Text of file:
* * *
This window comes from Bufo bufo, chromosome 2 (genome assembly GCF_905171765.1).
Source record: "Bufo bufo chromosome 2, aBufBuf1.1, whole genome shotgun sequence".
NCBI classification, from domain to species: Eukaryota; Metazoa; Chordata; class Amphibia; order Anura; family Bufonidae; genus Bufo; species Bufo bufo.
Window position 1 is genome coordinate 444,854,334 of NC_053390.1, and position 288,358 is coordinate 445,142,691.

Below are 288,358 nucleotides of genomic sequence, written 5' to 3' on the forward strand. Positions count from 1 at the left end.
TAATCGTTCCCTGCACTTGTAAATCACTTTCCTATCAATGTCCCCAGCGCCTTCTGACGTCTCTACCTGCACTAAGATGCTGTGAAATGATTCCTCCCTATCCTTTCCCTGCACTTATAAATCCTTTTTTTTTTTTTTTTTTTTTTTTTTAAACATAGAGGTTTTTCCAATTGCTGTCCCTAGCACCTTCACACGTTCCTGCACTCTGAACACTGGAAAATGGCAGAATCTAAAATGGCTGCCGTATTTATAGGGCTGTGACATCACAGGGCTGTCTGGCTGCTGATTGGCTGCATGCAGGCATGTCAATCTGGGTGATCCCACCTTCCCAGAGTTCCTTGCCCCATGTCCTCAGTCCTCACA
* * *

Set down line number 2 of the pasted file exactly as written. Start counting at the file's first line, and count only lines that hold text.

Source record: "Bufo bufo chromosome 2, aBufBuf1.1, whole genome shotgun sequence".